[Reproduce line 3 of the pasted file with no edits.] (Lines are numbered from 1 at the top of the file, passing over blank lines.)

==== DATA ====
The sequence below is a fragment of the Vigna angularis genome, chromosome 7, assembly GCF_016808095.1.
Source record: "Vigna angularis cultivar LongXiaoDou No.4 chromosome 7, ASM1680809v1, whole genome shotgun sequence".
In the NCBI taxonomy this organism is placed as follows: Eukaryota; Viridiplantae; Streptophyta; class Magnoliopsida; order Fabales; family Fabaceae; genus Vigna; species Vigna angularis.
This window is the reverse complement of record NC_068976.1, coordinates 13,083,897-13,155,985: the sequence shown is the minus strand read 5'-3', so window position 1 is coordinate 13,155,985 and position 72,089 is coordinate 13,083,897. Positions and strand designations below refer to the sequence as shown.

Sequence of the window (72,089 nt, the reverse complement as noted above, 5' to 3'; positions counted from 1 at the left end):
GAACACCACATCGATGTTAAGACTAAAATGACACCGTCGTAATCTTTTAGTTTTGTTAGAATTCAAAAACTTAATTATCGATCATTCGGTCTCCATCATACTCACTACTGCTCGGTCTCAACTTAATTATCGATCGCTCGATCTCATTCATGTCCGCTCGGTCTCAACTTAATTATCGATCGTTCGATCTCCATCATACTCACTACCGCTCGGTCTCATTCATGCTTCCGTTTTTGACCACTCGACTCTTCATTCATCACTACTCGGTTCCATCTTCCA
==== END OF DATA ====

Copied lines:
In the NCBI taxonomy this organism is placed as follows: Eukaryota; Viridiplantae; Streptophyta; class Magnoliopsida; order Fabales; family Fabaceae; genus Vigna; species Vigna angularis.